Community invited to share input on key transportation strategies for Shasta’s future
SHASTA COUNTY, Calif. — Over the next 20 years, the Shasta region is changing significantly due to its growing population, the COVID-19 pandemic, and major development in Shasta’s urban areas. That is why the Shasta Regional Transportation Agency (SRTA) is seeking input from the community on how best to strategize and plan for these changes.
From December 11 – December 24, SRTA is hosting a Virtual Community Workshop as part of the 2040 Long-Range Transit Plan. Participants can share their thoughts on five proposed transportation strategies to address future transportation challenges and anticipated needs. Community members can join the workshop by going to www.2040LongRangeTransitPlan.com.
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The 2040 Long-Range Transit Plan will serve as the blueprint for a sustainable, safe, innovative, integrated, and efficient public transit system over the next 20 years. Earlier in August 2020, SRTA kicked off initial public engagement for the Long-Range Transit Plan with an online community questionnaire to better understand how Shasta residents want to travel over the next 20 years. After identifying key emerging trends that may affect mobility within the region, SRTA is now presenting a set of five strategies for the public to review.
“The 2040 Long-Range Transit Plan is flexible and will allow us to implement a range of strategies based on changing conditions in the community as they are experienced.” says Daniel Wayne, Senior Transportation Planner with the Shasta Regional Transportation Agency. “This flexibility of the plan will help SRTA better respond to the needs of Shasta residents, and ensure that our public transportation system is best serving our unique urban and rural communities.”
SRTA is inviting community members to review five key strategies around multi-modal accessibility, fixed-route transit and infrastructure, policy improvements and alternative mobility by going to www.2040LongRangeTransitPlan.com. Participants can share their feedback from December 11 – 24, 2020.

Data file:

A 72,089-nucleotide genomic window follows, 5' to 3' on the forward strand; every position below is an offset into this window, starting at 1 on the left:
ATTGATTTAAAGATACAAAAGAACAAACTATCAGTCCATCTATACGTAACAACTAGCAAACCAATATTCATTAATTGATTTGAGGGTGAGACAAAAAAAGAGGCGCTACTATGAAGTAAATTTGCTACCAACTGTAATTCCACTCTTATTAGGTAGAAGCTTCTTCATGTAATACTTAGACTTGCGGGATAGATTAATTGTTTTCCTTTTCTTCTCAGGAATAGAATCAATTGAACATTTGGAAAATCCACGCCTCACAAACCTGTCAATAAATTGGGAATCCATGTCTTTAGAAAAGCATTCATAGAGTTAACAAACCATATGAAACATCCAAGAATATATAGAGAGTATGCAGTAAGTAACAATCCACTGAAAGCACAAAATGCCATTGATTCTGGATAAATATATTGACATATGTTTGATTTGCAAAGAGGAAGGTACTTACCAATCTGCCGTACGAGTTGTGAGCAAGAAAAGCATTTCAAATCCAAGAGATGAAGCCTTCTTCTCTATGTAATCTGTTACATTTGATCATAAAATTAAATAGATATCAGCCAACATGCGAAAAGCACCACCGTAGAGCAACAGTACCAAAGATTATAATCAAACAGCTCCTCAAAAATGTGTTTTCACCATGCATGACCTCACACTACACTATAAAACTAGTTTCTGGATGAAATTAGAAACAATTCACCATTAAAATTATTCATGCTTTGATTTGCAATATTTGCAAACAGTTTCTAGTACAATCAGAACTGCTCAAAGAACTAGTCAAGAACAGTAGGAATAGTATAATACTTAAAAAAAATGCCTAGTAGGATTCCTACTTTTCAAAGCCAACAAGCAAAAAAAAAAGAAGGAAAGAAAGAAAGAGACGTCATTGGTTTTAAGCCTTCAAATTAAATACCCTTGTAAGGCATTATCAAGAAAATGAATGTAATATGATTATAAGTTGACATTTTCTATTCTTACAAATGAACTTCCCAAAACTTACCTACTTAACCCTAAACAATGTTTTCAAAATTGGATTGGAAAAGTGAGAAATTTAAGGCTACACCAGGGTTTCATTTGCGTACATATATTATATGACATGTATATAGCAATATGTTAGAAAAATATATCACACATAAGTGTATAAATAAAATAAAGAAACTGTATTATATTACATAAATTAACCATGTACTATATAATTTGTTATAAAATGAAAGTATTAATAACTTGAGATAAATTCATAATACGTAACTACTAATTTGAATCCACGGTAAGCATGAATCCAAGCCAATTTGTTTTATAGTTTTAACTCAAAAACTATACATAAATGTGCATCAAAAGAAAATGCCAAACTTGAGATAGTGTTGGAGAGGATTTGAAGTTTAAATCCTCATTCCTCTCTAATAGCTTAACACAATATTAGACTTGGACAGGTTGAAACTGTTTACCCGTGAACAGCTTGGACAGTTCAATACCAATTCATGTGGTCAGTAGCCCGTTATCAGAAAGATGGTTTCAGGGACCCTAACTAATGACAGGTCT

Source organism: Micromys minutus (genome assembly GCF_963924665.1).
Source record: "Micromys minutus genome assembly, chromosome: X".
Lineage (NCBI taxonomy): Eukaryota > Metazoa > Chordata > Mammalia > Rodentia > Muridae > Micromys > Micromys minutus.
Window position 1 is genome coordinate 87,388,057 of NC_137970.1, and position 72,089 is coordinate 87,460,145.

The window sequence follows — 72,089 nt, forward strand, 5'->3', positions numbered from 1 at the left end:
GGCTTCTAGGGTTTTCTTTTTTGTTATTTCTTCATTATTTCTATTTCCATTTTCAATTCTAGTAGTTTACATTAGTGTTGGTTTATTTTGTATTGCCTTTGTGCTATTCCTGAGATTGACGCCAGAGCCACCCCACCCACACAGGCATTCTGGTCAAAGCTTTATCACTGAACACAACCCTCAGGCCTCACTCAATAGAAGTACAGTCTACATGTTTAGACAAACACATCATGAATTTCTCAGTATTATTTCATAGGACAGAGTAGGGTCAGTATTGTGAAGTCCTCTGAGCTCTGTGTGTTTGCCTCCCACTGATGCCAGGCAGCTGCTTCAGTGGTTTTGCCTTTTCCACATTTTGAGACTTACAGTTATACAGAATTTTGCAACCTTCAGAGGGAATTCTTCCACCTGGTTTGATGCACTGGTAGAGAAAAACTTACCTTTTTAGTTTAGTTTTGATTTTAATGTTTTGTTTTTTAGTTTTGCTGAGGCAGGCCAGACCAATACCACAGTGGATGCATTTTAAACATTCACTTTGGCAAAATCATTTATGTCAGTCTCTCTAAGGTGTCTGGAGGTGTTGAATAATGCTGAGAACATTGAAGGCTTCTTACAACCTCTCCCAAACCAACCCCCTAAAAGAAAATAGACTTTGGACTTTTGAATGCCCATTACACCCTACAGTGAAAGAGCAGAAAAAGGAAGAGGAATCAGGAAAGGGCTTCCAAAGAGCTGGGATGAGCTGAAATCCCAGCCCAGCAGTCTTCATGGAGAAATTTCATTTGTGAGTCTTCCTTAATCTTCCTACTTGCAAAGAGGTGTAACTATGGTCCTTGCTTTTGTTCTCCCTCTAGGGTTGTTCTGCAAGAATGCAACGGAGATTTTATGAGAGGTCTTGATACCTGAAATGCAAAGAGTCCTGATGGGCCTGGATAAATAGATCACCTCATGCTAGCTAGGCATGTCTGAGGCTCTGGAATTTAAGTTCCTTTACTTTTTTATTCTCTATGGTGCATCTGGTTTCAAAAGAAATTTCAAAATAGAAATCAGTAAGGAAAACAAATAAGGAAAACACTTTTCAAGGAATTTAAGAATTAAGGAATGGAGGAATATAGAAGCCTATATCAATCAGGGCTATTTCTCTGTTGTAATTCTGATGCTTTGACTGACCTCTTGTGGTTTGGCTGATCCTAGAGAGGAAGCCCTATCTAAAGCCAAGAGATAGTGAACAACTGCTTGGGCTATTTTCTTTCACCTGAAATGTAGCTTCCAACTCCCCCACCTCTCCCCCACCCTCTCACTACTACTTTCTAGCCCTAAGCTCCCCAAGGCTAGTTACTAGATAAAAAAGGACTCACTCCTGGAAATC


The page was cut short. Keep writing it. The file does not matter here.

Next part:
Questions about the Virtual Community Workshop can be directed to Elise Brockett at email@example.com.
Submitted by AIM Consulting for Shasta Regional Transportation Agency
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Trevor Montgomery, 49, moved in 2017 to the Intermountain area of Shasta County from Riverside County and runs Riverside County News Source and Shasta County News Source. Additionally, he writes or has written for several other news organizations; including Riverside County based newspapers, Valley News, (the now defunct) Valley Chronicle, Anza Valley Outlook, and Hemet & San Jacinto Chronicle; as well as Bonsall/Fallbrook Village News in San Diego County and Mountain Echo in Shasta County.
Trevor spent 10 years in the U.S. Army as an Orthopedic Specialist before joining the Riverside County Sheriff’s Department in 1998. He was medically retired after losing his leg, breaking his back, and suffering both spinal cord and brain injuries in an off-duty accident. (Click here to see segment of Discovery Channel documentary of Trevor’s accident.)
During his time with the sheriff’s department, Trevor worked at several different stations; including Robert Presley Detention Center, Southwest Station in Temecula, Hemet/Valle Vista Station, Ben Clark Public Safety Training Center, and Lake Elsinore Station; along with other locations.
Trevor’s assignments included Corrections, Patrol, DUI Enforcement, Boat and Personal Water-Craft based Lake Patrol, Off-Road Vehicle Enforcement, Problem Oriented Policing Team, and Personnel/Background Investigations. He finished his career while working as a Sex Crimes and Child Abuse Investigator and was a court-designated expert in child abuse and child sex-related crimes.
Trevor has been married for more than 30 years and was a foster parent to more than 60 children over 13 years. He is now an adoptive parent and his “fluid family” includes 13 children and 18 grandchildren.